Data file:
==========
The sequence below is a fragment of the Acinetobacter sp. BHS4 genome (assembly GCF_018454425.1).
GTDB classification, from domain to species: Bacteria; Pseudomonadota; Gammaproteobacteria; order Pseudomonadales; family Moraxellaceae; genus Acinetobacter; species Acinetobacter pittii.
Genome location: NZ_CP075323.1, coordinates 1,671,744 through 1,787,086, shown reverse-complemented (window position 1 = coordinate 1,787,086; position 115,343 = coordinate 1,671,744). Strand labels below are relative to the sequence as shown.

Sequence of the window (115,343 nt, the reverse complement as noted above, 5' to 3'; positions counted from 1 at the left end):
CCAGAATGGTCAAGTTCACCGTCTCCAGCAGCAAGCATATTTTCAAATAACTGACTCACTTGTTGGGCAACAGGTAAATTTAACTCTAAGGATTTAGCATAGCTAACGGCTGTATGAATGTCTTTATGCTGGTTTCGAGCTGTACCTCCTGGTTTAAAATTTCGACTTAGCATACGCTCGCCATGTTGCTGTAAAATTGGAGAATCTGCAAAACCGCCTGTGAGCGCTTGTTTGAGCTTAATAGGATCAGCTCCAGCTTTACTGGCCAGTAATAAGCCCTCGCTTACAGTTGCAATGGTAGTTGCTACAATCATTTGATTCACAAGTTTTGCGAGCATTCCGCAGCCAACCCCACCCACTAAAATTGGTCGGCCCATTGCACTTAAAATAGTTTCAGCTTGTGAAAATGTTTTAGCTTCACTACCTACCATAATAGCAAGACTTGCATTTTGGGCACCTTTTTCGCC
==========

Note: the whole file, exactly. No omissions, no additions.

The sequence below is a fragment of the Acinetobacter sp. BHS4 genome (assembly GCF_018454425.1).
GTDB classification, from domain to species: Bacteria; Pseudomonadota; Gammaproteobacteria; order Pseudomonadales; family Moraxellaceae; genus Acinetobacter; species Acinetobacter pittii.
Genome location: NZ_CP075323.1, coordinates 1,671,744 through 1,787,086, shown reverse-complemented (window position 1 = coordinate 1,787,086; position 115,343 = coordinate 1,671,744). Strand labels below are relative to the sequence as shown.

Sequence of the window (115,343 nt, the reverse complement as noted above, 5' to 3'; positions counted from 1 at the left end):
CCAGAATGGTCAAGTTCACCGTCTCCAGCAGCAAGCATATTTTCAAATAACTGACTCACTTGTTGGGCAACAGGTAAATTTAACTCTAAGGATTTAGCATAGCTAACGGCTGTATGAATGTCTTTATGCTGGTTTCGAGCTGTACCTCCTGGTTTAAAATTTCGACTTAGCATACGCTCGCCATGTTGCTGTAAAATTGGAGAATCTGCAAAACCGCCTGTGAGCGCTTGTTTGAGCTTAATAGGATCAGCTCCAGCTTTACTGGCCAGTAATAAGCCCTCGCTTACAGTTGCAATGGTAGTTGCTACAATCATTTGATTCACAAGTTTTGCGAGCATTCCGCAGCCAACCCCACCCACTAAAATTGGTCGGCCCATTGCACTTAAAATAGTTTCAGCTTGTGAAAATGTTTTAGCTTCACTACCTACCATAATAGCAAGACTTGCATTTTGGGCACCTTTTTCGCC